One of the problems with adapting a comic book or graphic novel to a televised format is having to pick and choose what to adapt. In the case of Invincible, there are going to be many things that Amazon Prime has to move and shuffle around. While it’s necessary to fit an hour-long format for a season with a set amount of episodes, that could backfire. For example, this week’s episode is chaotic, all over the place, and follows too many plots at once. Thus, this review will cover each plot separately for the sake of clarity.
Atom Eve Gets a Lesson in Knowing What She’s Doing
One notable issue that people have with the concept of superheroes is that many never do anything to better society beyond crime fighting. Reed Richards of the Fantastic Four could likely solve problems like climate change, yet he doesn’t. From a meta standpoint, this is done to maintain a sense of realism in comic books to help people identify with it more, but that hasn’t stopped people from arguing that they could do more. However, shows like The Boys and Invincible like to deconstruct these arguments by showing us how superheroes, even well-intentioned ones, might do more harm than good. That’s something that Atom Eve learns in a very harsh way in her storyline.
Having quit being a superhero and graduated high school, Eve’s been using her powers in a more practical application. I.E., she’s building houses, making city parks, and providing stuff for her parents to sell. Sadly, her father not only stubbornly refuses her help but then reveals that the park she made collapsed due to unstable ground. As a result, she’s left devastated.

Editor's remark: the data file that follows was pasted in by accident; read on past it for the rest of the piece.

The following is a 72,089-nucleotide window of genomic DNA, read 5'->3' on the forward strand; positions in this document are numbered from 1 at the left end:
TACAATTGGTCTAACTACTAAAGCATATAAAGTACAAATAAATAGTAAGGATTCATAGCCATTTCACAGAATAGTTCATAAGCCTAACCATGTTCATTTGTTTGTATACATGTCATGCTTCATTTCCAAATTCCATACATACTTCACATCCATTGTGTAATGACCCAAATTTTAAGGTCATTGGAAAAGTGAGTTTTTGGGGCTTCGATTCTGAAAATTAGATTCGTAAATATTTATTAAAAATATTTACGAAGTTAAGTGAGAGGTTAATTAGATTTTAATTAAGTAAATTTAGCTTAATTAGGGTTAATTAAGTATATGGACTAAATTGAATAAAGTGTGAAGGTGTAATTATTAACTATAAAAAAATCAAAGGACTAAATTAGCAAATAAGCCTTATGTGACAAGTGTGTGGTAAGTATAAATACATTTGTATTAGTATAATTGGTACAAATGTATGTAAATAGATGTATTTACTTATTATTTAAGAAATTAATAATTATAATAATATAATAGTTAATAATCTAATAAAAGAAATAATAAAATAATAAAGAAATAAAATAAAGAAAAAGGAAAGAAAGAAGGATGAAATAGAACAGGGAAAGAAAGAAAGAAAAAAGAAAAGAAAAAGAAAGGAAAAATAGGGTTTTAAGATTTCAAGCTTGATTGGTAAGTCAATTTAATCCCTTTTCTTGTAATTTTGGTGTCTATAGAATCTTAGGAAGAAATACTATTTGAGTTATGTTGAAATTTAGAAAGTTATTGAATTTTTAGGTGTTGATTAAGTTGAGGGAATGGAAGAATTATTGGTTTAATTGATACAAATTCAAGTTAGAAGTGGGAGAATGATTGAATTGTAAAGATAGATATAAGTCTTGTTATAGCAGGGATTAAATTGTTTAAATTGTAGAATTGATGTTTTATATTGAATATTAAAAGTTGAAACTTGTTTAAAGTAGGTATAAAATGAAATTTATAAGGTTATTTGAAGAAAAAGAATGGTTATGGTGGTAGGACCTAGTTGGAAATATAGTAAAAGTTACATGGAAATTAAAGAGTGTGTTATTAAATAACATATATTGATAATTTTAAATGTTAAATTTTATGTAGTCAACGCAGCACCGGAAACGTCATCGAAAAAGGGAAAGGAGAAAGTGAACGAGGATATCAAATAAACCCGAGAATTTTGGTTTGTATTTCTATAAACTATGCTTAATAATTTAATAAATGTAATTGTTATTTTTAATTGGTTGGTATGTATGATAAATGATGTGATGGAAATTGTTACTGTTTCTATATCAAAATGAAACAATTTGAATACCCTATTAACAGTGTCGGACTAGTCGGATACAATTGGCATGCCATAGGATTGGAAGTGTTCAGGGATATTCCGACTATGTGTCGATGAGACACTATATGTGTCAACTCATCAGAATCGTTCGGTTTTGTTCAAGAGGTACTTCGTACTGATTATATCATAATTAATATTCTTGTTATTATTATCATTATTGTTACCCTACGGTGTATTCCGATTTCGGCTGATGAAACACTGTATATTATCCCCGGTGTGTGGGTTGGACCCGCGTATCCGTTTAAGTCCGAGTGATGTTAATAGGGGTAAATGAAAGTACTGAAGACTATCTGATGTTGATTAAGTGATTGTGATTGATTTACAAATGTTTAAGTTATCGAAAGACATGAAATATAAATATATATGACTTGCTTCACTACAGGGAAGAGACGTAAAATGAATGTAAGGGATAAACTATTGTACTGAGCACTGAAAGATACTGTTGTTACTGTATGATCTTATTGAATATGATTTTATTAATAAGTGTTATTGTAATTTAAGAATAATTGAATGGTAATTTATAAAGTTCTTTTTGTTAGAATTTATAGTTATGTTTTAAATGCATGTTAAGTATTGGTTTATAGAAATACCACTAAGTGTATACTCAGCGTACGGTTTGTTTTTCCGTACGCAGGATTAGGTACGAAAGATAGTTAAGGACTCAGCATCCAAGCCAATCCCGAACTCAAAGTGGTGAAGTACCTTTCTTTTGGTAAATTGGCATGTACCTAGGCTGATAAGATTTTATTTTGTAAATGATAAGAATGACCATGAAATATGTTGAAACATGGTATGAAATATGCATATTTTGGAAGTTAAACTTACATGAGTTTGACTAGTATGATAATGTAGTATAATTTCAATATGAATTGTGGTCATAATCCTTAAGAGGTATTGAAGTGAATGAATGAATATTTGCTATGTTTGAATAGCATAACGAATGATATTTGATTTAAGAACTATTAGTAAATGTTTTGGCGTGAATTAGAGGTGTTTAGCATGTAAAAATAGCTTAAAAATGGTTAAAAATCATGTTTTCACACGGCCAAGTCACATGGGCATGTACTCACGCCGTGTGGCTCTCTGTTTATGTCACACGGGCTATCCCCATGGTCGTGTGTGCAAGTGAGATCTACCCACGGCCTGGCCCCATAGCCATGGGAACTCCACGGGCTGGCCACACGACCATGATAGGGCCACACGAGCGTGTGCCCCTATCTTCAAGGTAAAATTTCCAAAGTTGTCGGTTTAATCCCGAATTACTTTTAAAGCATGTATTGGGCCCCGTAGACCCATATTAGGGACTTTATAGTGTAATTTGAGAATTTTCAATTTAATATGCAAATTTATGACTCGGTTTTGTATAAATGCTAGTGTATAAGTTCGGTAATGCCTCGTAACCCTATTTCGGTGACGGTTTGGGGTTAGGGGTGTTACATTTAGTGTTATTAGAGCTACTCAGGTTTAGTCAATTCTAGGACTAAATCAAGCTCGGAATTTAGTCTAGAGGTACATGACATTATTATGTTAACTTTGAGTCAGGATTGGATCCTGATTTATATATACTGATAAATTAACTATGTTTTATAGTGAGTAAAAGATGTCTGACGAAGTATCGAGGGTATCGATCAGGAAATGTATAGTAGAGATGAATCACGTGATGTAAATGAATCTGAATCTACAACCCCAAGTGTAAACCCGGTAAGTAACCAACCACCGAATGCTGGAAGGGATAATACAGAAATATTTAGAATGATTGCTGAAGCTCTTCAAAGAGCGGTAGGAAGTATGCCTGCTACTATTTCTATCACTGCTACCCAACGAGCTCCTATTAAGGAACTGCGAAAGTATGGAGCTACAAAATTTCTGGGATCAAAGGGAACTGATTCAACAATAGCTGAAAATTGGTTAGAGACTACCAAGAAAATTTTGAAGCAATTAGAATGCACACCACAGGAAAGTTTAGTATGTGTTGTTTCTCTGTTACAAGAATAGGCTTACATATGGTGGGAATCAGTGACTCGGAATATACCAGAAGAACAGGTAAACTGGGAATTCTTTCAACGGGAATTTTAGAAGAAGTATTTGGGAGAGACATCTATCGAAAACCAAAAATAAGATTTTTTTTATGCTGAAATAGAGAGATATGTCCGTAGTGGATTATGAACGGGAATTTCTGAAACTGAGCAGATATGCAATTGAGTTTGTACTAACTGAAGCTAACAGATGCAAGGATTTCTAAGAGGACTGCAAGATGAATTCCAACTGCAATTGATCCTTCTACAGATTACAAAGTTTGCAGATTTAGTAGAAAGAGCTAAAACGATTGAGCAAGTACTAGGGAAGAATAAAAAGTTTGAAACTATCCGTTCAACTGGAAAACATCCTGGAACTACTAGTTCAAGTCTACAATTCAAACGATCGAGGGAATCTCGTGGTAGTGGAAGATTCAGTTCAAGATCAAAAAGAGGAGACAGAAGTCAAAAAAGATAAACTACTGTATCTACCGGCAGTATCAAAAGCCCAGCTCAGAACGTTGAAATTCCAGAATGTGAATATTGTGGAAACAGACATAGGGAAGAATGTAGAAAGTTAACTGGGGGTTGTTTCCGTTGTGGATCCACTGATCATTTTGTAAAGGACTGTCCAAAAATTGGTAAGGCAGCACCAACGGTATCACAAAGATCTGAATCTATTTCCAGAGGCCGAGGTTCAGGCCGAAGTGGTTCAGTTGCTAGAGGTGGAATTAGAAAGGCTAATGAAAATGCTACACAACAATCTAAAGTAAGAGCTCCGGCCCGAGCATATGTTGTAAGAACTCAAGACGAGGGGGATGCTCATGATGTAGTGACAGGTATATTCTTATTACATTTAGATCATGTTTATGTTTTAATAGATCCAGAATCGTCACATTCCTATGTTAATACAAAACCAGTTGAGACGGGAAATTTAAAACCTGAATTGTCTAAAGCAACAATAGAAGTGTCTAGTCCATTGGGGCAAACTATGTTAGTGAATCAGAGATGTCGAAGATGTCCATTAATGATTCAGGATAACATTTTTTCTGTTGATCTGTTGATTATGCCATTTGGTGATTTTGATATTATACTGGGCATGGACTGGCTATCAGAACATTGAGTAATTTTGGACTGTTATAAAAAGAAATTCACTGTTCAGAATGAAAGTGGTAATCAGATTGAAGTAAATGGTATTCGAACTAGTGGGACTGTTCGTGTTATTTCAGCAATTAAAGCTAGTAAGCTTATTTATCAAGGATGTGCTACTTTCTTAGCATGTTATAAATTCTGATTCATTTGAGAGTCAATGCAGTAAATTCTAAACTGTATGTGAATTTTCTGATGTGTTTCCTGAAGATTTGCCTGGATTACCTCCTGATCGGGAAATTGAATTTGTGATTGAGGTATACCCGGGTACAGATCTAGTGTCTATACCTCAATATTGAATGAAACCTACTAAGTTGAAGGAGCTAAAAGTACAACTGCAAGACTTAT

As rude as Mr. Wilkins was to Eve, he did have a point. Eve didn’t think to learn about whether the ground she made the park on was safe, something that an expert would know beforehand. At the same time, though, Eve was trying to do the right thing. All she needed to do was learn more before using her powers.
Drama With the Guardians of the Globe
Meanwhile, the Guardians of the Globe, now under Immortal’s leadership, aren’t doing any better. They barely make it through his training sessions, and Rexsplode’s as immature as ever about things. To top it off, he discovers that Duplic-Kate is now dating the Immortal, rubbing more salt into his wounds. However, that soon becomes the least of their worries as they find a potential new member, the Shapesmith, played to dorky perfection by Ben Schwartz.
Despite his assertions that he’s “a normal human,” he’s anything but that. Back in the first season, Mark traveled to Mars to save a group of astronauts, but one of them got left behind, with a Martian taking his place. Martian’s trying to copy the late Martian Man and become a superhero. However, it’s obvious to viewers that Shapesmith is hilariously ignorant of being human. All he eats are frozen pizzas! It will be fun to see how long he can keep up this act of his.
Deborah Dealing With PTSD